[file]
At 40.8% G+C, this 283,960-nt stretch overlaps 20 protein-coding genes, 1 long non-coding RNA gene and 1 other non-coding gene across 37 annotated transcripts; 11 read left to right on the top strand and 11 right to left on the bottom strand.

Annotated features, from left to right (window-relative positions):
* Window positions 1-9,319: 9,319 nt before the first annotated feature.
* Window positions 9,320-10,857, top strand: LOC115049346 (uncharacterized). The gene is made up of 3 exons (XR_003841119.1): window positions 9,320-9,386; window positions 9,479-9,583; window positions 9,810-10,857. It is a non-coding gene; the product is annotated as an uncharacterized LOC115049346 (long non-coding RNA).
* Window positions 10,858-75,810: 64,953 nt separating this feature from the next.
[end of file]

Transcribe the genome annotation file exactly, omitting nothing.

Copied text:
At 40.8% G+C, this 283,960-nt stretch overlaps 20 protein-coding genes, 1 long non-coding RNA gene and 1 other non-coding gene across 37 annotated transcripts; 11 read left to right on the top strand and 11 right to left on the bottom strand.

Annotated features, from left to right (window-relative positions):
* Window positions 1-9,319: 9,319 nt before the first annotated feature.
* Window positions 9,320-10,857, top strand: LOC115049346 (uncharacterized). The gene is made up of 3 exons (XR_003841119.1): window positions 9,320-9,386; window positions 9,479-9,583; window positions 9,810-10,857. It is a non-coding gene; the product is annotated as an uncharacterized LOC115049346 (long non-coding RNA).
* Window positions 10,858-75,810: 64,953 nt separating this feature from the next.